Taste - Family banquets

Taste - Family banquets

By
Chui Lee Luk
Contains
4 recipes
Published by
Hardie Grant Books
ISBN
9781742702407
Photographer
Chris Chen

Look at the bounty on the table. There is a platter piled with Singapore fried noodles, festive in the yellowness of their turmeric. I know they will have some chilli heat because that’s how all the family — aunts, uncles, cousins, grandparents — like them. Then there is the tureen of beef curry, offering comfort, creamy with coconut milk, yet finely tuned with the sharpness of curry leaf and woody spices. There is a multitude of condiments to go with it: pineapple sambal, cucumber salad, shrimp sambal, kalamansi lime and chilli. Large local prawns, shelled and deep-fried, sit at one corner of the table, the chilli sauce beside them to relieve their cloying sweetness.

But it’s all getting cold because here’s somebody bringing in a batch of satays from the charcoal brazier. We are urged to eat the satays while they’re hot and at their best, so everyone grabs a skewer and makes for the peanut sauce, sweet from sugar, sour from tamarind and lime, and hot with more chilli. Someone points out that there are also chunks of cucumber and salty coconut rice in squares to use as an excuse for grabbing more of the mouth-watering peanut sauce.

What about the Hainanese chicken rice? That can’t be neglected. And the casserole of Shanghainese lion’s head meatballs? I’m not keen on the intensity of this rendition of Buddha jumps over the wall. The roast duck with plum sauce is beautifully plated; I’m craving the sour taste but am a little shy to disturb the orderly look of the dish, so will wait until someone else attacks it first. It becomes too easy to ignore the humble dish of amaranth leaf; its prickliness against the tongue is really off -putting. The scratchiness is as unpleasant as lashes of the whip, and it’s not really softened by being cooked with fish and dried shrimp stock. I think, if I can keep far enough away from my mother, she won’t notice I haven’t eaten any greens.

I always loved the chaos and noise of large family gatherings. For one thing, the routines of the day were disrupted once again. There were always cousins to play with and we children weren’t under the constant scrutiny of adult supervisors. How, I did wonder, was I meant to navigate this potluck arrangement on the banquet table? I would see people helping themselves to the sundry dishes, but how to know which dishes went with which? I didn’t like the taste when the sauce from the lion’s head meatballs mixed with the beef curry. So were the dishes supposed to be considered as if they were sitting on their own? What about the repetition of ingredients: could the cucumber in the pickle be dipped in the peanut sauce? No, it didn’t taste quite right like that. Where is the logic of progression in this meal? Why are there such jarring and disparate tastes?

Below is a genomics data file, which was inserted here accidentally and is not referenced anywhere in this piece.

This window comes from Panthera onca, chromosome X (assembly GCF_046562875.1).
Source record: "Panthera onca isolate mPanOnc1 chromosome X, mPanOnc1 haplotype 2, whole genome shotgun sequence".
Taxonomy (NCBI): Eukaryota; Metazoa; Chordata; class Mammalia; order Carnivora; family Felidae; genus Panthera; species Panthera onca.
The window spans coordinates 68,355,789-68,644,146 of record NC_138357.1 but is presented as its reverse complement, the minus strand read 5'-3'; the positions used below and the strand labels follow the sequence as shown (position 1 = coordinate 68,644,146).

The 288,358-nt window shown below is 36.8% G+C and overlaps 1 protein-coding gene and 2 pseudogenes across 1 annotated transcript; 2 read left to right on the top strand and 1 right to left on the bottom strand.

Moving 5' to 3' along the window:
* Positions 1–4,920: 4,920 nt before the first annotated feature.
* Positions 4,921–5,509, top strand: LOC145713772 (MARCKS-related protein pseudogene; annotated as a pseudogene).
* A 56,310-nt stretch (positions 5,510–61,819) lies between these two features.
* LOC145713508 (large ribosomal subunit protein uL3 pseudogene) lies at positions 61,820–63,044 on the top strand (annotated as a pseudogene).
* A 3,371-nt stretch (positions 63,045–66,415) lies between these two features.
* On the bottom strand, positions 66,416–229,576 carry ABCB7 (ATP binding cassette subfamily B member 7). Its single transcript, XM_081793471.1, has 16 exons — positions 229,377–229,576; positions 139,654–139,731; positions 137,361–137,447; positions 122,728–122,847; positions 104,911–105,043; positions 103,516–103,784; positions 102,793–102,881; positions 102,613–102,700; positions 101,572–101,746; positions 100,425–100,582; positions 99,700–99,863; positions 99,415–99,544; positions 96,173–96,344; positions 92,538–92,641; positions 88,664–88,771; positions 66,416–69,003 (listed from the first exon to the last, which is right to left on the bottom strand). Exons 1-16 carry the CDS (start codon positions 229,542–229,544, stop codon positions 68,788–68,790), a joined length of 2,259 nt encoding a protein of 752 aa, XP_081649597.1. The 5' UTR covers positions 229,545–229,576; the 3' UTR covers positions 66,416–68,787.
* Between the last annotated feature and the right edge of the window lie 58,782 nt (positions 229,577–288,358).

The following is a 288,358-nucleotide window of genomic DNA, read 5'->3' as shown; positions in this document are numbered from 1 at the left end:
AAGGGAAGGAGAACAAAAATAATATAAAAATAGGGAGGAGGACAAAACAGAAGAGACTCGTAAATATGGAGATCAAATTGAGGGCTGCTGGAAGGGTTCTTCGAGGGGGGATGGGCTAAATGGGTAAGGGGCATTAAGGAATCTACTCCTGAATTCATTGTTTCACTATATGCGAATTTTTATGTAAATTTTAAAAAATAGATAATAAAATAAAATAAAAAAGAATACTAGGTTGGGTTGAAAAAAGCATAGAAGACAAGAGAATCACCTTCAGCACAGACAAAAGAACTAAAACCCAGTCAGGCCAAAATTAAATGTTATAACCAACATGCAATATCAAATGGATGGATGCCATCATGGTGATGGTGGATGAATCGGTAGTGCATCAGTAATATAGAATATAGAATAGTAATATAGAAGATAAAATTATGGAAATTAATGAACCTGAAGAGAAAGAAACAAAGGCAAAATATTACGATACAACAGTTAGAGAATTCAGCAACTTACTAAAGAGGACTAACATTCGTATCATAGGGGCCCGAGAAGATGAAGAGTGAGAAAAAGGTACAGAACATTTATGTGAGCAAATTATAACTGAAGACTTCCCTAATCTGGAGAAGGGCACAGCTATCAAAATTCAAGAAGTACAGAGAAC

I’ve come to rethink what I then saw as a confusing proliferation of dishes. The pleasure lay in everyone bringing a dish they took pride in. The happiness came from sharing the table and enjoying each other’s company. And, while I’ve been critiquing the choice of menu, I’ve forgotten the particular reason for the get-together.

There isn’t always a rational order to things, but reason does lie somewhere. It’s a matter of finding the level at which logical or rational order exists. It’s futile to try to find it through examination of the dish combinations brought in a potluck context. The logic, if any, lies in the joy of the get-together. See how I like to trust there is a solution to everything; that I can find that last piece of the puzzle which will make everything fall into place? For example, there’s no such thing as a bad combination of ingredients or flavours: adjustments can always be made in intensity and balance to reach a palatable result. (However, taste might dictate that, although interesting, the dish is not great and should be scrapped, even though the puzzle of the combination has been solved.)

Recipes in this Chapter

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